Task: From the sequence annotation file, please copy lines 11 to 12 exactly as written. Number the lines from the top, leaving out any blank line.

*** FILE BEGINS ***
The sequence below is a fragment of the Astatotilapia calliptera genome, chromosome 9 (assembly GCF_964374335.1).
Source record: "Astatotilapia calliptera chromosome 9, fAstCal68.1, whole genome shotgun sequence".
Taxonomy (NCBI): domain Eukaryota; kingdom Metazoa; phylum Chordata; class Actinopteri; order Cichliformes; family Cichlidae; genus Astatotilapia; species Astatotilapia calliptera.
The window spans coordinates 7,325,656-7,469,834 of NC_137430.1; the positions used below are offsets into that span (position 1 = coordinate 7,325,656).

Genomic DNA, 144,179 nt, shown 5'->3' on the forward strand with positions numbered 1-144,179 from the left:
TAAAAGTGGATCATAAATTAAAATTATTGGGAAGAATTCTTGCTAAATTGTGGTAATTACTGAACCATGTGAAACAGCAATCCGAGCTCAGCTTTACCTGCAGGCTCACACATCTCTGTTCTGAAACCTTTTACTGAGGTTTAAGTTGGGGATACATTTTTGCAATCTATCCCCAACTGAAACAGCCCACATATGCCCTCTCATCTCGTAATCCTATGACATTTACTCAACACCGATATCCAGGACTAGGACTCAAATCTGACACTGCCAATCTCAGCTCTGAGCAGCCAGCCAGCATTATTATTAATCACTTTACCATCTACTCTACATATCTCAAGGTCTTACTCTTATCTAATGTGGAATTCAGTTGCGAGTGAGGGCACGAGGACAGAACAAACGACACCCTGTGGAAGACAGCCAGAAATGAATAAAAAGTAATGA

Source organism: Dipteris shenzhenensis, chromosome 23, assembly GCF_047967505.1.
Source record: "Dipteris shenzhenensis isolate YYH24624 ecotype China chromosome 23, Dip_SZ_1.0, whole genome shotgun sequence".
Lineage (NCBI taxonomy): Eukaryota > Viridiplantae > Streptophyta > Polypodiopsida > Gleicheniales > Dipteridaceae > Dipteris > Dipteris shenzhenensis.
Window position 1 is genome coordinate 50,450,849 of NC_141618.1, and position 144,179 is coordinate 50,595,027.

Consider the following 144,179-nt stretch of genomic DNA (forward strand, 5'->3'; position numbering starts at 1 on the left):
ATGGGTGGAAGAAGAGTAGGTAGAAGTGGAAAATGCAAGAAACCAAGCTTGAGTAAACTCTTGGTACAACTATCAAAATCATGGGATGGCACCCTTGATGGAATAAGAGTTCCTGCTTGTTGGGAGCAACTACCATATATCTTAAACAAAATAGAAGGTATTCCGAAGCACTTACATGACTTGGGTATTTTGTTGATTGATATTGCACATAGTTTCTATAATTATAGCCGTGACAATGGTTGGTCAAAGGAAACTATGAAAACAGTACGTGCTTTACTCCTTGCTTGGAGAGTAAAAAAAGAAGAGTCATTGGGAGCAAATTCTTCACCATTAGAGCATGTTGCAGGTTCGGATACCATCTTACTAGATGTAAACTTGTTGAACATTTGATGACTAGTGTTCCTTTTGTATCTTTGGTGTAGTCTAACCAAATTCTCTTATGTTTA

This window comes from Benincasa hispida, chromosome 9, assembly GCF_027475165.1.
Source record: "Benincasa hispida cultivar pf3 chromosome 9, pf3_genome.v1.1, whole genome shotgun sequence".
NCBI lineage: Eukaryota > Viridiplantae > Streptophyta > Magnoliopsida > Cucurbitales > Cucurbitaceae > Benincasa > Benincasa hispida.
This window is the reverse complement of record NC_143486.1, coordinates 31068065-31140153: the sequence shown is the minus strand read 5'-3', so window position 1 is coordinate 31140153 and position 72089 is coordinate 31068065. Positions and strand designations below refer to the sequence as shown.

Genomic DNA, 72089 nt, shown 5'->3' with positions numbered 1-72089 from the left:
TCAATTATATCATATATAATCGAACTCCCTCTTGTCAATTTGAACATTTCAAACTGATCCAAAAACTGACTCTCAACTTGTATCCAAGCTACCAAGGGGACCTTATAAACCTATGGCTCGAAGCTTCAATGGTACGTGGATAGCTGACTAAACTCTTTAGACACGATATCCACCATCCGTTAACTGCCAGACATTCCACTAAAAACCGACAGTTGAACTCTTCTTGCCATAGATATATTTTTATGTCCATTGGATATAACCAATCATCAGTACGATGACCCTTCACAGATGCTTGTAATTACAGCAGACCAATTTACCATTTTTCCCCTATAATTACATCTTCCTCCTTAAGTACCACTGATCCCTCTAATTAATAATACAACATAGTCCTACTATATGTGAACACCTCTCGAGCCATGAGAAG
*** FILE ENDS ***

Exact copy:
Consider the following 144,179-nt stretch of genomic DNA (forward strand, 5'->3'; position numbering starts at 1 on the left):
ATGGGTGGAAGAAGAGTAGGTAGAAGTGGAAAATGCAAGAAACCAAGCTTGAGTAAACTCTTGGTACAACTATCAAAATCATGGGATGGCACCCTTGATGGAATAAGAGTTCCTGCTTGTTGGGAGCAACTACCATATATCTTAAACAAAATAGAAGGTATTCCGAAGCACTTACATGACTTGGGTATTTTGTTGATTGATATTGCACATAGTTTCTATAATTATAGCCGTGACAATGGTTGGTCAAAGGAAACTATGAAAACAGTACGTGCTTTACTCCTTGCTTGGAGAGTAAAAAAAGAAGAGTCATTGGGAGCAAATTCTTCACCATTAGAGCATGTTGCAGGTTCGGATACCATCTTACTAGATGTAAACTTGTTGAACATTTGATGACTAGTGTTCCTTTTGTATCTTTGGTGTAGTCTAACCAAATTCTCTTATGTTTA